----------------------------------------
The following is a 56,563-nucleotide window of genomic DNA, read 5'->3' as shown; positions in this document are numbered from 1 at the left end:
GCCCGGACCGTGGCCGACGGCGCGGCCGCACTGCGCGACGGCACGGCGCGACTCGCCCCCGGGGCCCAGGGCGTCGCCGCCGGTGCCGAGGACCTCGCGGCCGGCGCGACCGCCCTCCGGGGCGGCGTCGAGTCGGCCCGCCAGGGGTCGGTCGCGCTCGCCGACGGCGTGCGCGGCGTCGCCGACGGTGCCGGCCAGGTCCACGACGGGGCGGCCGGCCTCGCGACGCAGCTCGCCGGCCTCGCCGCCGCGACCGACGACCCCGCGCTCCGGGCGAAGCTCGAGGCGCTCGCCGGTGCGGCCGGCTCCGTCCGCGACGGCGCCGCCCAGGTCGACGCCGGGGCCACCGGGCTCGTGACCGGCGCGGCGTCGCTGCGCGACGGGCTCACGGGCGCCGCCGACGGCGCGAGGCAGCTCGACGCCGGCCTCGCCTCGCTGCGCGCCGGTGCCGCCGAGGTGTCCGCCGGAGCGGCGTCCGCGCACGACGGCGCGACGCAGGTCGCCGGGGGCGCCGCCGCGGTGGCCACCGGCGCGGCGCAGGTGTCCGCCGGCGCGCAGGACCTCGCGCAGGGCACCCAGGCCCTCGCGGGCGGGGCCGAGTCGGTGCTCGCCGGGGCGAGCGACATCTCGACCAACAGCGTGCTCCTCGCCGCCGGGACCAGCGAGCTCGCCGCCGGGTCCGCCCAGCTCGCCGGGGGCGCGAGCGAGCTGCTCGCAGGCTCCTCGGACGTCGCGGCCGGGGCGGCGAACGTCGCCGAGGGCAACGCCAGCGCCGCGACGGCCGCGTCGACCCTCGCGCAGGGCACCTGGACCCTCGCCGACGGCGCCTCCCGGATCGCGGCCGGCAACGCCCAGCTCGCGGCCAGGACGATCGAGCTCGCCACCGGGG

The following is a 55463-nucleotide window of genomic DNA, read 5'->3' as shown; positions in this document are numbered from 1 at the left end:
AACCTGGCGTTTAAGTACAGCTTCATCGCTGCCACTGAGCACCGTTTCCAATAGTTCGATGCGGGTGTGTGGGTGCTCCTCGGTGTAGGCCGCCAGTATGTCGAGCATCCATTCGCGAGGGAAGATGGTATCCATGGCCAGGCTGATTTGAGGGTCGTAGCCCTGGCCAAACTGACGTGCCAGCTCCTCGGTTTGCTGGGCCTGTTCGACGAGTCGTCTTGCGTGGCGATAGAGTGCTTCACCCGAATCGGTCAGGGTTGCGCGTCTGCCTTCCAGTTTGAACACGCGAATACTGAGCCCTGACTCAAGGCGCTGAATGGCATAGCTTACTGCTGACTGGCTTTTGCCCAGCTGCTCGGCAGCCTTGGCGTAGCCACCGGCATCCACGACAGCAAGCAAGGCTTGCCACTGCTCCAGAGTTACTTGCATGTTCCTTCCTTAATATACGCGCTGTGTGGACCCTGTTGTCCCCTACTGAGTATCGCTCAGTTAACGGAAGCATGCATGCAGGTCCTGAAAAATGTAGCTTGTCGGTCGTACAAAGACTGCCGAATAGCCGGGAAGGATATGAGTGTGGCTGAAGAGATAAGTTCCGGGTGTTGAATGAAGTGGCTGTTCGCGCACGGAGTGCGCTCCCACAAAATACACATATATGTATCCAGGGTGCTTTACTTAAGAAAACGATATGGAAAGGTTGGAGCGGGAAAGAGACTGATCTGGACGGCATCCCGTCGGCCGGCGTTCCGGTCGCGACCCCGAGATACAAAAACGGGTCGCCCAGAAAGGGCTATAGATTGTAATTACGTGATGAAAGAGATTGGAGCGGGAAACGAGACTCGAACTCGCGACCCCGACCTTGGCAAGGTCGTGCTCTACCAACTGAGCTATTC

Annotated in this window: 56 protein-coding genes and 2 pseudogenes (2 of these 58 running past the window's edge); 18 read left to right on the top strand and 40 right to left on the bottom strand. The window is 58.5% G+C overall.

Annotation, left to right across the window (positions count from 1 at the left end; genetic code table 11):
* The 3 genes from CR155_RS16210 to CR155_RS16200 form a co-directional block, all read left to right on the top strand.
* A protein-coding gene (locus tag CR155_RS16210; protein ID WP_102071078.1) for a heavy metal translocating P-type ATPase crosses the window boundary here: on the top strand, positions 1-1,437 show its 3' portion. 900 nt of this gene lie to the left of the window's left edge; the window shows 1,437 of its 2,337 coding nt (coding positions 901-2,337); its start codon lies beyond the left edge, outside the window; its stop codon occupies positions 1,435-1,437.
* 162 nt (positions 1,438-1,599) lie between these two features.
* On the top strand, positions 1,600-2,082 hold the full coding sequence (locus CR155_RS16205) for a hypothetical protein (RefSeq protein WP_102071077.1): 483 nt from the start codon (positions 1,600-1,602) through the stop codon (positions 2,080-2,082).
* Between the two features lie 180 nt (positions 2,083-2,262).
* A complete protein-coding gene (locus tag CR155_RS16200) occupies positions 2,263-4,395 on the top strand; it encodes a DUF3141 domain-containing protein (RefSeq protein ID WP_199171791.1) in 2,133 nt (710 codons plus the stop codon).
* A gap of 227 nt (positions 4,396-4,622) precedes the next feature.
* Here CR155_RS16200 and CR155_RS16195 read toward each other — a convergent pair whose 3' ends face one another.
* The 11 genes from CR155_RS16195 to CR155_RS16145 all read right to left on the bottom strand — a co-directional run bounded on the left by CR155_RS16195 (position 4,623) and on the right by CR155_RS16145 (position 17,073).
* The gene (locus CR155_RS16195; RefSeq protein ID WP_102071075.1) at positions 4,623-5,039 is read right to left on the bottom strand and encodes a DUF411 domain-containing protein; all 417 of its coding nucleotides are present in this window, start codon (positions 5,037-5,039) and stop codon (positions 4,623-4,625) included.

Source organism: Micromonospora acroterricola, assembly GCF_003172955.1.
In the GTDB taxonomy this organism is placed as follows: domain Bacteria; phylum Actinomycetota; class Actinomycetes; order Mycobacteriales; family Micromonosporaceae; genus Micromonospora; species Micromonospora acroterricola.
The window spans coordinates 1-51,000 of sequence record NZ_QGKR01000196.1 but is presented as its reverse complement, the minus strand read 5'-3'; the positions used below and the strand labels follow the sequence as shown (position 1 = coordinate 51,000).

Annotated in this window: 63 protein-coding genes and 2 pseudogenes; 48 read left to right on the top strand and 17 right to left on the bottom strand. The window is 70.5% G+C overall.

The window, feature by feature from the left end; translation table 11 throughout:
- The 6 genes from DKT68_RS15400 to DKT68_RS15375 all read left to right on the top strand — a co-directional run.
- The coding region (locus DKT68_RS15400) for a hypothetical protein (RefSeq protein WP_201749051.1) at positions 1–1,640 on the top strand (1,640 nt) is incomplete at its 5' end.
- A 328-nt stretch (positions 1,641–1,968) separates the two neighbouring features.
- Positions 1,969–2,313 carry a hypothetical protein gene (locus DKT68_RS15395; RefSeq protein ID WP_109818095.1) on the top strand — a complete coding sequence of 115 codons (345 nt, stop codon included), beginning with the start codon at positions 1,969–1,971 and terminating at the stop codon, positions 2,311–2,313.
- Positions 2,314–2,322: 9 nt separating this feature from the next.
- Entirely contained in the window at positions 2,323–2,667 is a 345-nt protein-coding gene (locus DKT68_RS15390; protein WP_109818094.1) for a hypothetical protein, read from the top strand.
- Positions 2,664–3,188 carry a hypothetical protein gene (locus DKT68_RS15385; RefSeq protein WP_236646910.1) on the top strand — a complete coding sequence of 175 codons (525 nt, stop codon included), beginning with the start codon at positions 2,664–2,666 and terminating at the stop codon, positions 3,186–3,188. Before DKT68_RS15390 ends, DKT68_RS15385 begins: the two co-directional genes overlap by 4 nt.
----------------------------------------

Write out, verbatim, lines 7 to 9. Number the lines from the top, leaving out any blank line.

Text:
* The 3 genes from CR155_RS16210 to CR155_RS16200 form a co-directional block, all read left to right on the top strand.
* A protein-coding gene (locus tag CR155_RS16210; protein ID WP_102071078.1) for a heavy metal translocating P-type ATPase crosses the window boundary here: on the top strand, positions 1-1,437 show its 3' portion. 900 nt of this gene lie to the left of the window's left edge; the window shows 1,437 of its 2,337 coding nt (coding positions 901-2,337); its start codon lies beyond the left edge, outside the window; its stop codon occupies positions 1,435-1,437.
* 162 nt (positions 1,438-1,599) lie between these two features.